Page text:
The Scottish Rite Dormitory
At the Scottish Rite Dormitory, traditions from eras
gone by are clung to as the impending 21st century is embraced.
After 75 years, Scottish Rite Dormitory is still rich with tradition and proud of its history. In the early 1900s, when the University of Texas at Austin didn’t have sufficient housing for young women, the Master Masons of Texas recognized the need and decided to do something about it.
The Scottish Rite Dormitory in Austin, Texas, was dedicated on Thanksgiving Day, November 30, 1922. Those in attendance included Texas Governor Pat M. Neff, 32, Dr. Robert E. Vinson, President of the University of Texas, Ill. James W. McClendon, 33, and Ill. Sam P. Cochran, 33, S.G.I.G. in Texas and founder of the Scottish Rite Dormitory.
The year was 1920. Flapper dresses were on the verge of becoming the latest fashion, and the Charleston dance would soon sweep the nation. Under President Wilson, we had won the war to make the world “safe for democracy.” Women gained the right to vote with the ratification of the 19th Amendment, and the stock market would shortly begin to skyrocket. The “roar” that America would forever associate with the “Dollar Decade” was on the brink of blasting.
This was the year that Samuel P. Cochran, 33, the Executive Head of Scottish Rite Masonry in Texas, began his project of building a dormitory suitable for young ladies attending the university. In order for construction to begin, Cochran asked the Scottish Rite Bodies of Texas to donate the necessary funds.
The response of Masons across the state was overwhelmingly generous. One million dollars was raised over a period of two years. Thus, the dormitory opened its doors to university women in the fall of 1922 completely debt free. From that year on, Scottish Rite Dormitory has been “the only one of its kind in the world,” according to Ill. Sam E. Hilburn, 33, Chairman, Board of Directors of the Dormitory. From the chandeliers, oriental rugs, and gourmet food to the computer labs, aerobics classes, aquatic center and hot tub, Scottish Rite Dormitory combines the elegance of an era gone by with modern-day amenities.
SRD, as the dorm is affectionately called, was built on seven acres one block north of the University of Texas, Austin, in order to provide the utmost convenience for its residents. A profusion of oak trees, planted almost eight decades ago, now provides the front lawn with a canopy of shade for the young women to enjoy and a home for countless squirrels. Strolling along the sidewalk that leads to the main entrance, one is granted a glimpse of the columned, red brick edifice, characteristic of the Georgian architectural design, that stands within the trees.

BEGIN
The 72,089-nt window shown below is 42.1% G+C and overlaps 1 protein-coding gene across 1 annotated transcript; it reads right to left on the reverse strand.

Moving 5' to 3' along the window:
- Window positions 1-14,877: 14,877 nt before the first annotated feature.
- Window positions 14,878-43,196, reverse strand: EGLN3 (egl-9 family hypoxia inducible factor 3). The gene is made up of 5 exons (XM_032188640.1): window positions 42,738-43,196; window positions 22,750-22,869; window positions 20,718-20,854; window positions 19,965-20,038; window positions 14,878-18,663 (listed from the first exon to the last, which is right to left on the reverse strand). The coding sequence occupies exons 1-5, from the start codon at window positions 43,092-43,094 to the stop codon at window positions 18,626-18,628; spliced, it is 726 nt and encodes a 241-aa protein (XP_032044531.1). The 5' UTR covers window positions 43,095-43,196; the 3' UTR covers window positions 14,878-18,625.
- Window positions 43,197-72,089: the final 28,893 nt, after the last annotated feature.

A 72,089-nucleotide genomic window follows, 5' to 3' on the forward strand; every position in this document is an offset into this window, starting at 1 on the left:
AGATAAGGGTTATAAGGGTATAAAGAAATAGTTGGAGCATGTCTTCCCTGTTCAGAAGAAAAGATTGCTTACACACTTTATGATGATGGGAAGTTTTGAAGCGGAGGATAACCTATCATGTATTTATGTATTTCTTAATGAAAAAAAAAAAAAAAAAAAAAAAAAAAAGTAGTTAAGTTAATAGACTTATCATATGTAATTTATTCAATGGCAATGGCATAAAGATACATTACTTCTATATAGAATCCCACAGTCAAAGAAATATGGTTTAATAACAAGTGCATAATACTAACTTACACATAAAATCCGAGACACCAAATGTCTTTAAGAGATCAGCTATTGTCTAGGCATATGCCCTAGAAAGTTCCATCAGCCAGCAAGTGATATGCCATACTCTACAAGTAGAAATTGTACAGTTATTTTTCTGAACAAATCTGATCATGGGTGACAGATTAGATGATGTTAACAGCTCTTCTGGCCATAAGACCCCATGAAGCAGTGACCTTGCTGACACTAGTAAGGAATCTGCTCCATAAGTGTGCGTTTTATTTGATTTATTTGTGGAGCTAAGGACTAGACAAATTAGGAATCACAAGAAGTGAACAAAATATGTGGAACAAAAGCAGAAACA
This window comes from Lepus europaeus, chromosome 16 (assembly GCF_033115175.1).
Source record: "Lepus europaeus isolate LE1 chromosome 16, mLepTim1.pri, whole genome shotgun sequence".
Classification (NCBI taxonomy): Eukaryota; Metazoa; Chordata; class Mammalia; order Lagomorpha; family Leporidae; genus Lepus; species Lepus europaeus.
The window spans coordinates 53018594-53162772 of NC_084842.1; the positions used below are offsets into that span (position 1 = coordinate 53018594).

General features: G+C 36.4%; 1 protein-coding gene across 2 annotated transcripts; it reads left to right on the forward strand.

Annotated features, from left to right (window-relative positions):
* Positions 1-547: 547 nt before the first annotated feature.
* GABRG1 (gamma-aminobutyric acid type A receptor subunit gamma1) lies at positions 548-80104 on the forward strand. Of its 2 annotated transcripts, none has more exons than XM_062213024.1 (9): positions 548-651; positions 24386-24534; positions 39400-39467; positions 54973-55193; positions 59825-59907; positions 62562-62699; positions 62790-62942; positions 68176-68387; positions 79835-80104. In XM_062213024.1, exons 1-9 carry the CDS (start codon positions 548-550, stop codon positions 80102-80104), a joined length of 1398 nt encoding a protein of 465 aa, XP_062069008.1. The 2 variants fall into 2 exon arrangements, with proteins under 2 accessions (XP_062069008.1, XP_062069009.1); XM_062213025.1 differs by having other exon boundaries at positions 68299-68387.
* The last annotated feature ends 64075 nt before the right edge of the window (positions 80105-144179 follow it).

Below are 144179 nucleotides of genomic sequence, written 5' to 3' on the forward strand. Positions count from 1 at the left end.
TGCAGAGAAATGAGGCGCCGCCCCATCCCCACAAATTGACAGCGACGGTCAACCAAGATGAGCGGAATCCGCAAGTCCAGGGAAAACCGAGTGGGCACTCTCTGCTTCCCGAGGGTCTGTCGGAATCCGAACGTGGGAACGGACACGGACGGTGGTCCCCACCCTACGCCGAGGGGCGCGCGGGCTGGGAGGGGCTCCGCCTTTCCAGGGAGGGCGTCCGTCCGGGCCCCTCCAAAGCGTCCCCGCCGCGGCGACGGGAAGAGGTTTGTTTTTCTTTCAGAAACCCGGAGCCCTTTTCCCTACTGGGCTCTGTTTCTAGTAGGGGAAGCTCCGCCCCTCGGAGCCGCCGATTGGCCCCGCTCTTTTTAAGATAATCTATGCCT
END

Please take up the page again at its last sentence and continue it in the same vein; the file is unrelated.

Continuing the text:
The traditional annual Holiday Candlelight Dinner is eagerly anticipated by the young ladies at the Scottish Rite Dormitory, University of Texas at Austin.
While sitting in the lavish parlor room, one could easily mistake the surroundings for a five-star hotel. The twenty-foot ceiling, pink velvet couches, and antique tables are only a few items that set SRD apart. Portraits of past house mothers and administrators adorn the walls. Chairs covered with tapestries sewn by former residents have now become cherished memorabilia, and the baby grand piano patiently awaits an opportunity to feature Gershwin and Bach.
Not only is SRD physically unlike conventional college dormitories, it prides itself on traditions that endure to this day. One of the most popular events is the annual Christmas celebration. Residents compete in a decorating contest to see which hall can be the most creative. Then the festivities continue with Christmas dinner, caroling, and a visit by Santa. Also, a Valentine’s dance is given as well as barbecues and shrimp boils throughout the year.
In keeping with tradition, males are restricted from access to residents’ halls until the weekend from one o’clock in the afternoon to six o’clock in the evening. Also, Sunday dinner is formal style. Residents are served by waiters who are also university students. However, the rules didn’t use to be so lenient. Regulations enforced in the early days would most likely scare the “90s woman” away. Here is an example from the original rules:
Three engagements a week are allowed; the young lady is expected to confer with her chaperon before making an engagement, and to return promptly at the close of all entertainments. Taking meals at hotels or at downtown restaurants is a violation of propriety.... Young men may call on Friday evenings, Sunday afternoons and evenings, leaving at 10:30. Two couples may take a short automobile ride in the daytime. No night rides unchaperoned or on country roads are to be allowed.
Though this is quite a change from today’s mores, SRD’s purpose remains the same as stated in the original corporate charter: “to surround residents during their university course with a wholesome, moral environment, and with the associations of home life, in addition to its comforts and conveniences.”
As SRD celebrates its 75th anniversary, traditions from eras gone by are still clung to as the impending 21st century is embraced. Being a longtime admirer and one time resident of the dormitory, I think Mr. Cochran and all the Masons who contributed to this structure would be proud to see how it has withstood the adversities of time and remained a cherished and beloved home for aspiring young women today.